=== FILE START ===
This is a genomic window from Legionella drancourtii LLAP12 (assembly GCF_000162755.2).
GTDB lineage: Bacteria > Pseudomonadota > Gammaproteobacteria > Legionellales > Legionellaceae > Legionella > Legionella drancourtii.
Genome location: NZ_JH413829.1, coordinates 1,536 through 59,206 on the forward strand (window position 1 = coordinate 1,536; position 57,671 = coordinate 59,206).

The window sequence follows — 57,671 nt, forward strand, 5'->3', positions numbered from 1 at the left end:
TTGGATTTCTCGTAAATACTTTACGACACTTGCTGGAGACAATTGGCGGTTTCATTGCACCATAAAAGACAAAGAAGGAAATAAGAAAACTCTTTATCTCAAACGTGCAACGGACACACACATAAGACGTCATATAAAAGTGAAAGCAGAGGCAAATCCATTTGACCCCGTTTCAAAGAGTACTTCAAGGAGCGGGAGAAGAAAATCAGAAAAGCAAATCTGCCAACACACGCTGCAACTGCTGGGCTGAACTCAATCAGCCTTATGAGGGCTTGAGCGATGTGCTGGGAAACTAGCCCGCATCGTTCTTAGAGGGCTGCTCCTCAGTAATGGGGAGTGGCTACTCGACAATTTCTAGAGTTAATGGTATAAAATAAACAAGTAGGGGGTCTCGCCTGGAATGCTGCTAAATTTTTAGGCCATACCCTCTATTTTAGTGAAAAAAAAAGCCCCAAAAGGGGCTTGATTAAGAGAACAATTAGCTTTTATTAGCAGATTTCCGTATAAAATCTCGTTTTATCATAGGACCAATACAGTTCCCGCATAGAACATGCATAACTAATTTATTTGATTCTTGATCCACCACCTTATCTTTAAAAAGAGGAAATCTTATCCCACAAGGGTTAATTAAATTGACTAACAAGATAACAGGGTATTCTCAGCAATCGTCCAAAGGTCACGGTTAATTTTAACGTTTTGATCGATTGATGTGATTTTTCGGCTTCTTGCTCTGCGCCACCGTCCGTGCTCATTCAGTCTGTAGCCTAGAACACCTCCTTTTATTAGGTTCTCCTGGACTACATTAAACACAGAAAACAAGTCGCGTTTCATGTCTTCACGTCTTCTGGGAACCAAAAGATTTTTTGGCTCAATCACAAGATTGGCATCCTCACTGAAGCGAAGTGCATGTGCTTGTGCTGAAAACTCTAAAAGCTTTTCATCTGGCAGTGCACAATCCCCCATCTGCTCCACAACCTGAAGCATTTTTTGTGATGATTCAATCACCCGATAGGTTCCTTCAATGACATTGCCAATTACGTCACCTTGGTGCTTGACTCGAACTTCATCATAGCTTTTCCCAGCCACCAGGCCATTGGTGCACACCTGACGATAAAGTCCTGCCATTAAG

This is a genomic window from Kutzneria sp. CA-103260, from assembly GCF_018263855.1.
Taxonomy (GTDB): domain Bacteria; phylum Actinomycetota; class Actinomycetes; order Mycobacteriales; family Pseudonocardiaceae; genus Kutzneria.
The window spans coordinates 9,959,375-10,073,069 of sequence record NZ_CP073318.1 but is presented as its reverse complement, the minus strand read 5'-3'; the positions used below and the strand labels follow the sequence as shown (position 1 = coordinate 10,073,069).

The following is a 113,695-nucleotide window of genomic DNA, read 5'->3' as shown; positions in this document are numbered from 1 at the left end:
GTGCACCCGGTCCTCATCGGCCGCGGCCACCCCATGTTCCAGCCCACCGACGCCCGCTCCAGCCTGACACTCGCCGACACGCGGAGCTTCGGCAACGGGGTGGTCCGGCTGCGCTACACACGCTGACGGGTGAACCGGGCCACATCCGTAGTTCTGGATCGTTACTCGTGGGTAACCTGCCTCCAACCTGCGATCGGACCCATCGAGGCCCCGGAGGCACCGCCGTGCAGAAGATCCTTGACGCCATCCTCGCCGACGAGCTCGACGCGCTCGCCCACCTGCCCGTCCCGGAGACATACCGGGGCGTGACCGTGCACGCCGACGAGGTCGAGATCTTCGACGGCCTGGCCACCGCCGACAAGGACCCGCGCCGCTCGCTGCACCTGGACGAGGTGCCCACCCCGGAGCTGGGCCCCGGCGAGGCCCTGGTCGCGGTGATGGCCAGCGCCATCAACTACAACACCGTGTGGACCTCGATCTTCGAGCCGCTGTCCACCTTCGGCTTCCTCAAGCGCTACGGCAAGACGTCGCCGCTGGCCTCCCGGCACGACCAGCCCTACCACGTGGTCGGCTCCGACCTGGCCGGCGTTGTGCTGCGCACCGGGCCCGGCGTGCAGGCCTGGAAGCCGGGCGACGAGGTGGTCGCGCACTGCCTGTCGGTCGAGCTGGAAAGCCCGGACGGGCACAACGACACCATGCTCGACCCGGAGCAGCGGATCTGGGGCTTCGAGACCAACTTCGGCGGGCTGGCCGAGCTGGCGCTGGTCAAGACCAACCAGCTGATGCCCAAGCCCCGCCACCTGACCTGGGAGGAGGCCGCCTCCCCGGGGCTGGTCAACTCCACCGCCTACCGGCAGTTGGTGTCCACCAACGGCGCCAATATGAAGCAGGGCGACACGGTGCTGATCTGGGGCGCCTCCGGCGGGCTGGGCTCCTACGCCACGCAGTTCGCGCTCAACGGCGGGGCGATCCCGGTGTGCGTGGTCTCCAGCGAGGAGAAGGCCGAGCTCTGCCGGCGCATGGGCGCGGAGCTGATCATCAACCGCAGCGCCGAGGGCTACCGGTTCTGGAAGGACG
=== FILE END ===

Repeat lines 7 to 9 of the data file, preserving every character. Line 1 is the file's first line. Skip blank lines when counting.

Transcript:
Taxonomy (GTDB): domain Bacteria; phylum Actinomycetota; class Actinomycetes; order Mycobacteriales; family Pseudonocardiaceae; genus Kutzneria.
The window spans coordinates 9,959,375-10,073,069 of sequence record NZ_CP073318.1 but is presented as its reverse complement, the minus strand read 5'-3'; the positions used below and the strand labels follow the sequence as shown (position 1 = coordinate 10,073,069).

The following is a 113,695-nucleotide window of genomic DNA, read 5'->3' as shown; positions in this document are numbered from 1 at the left end: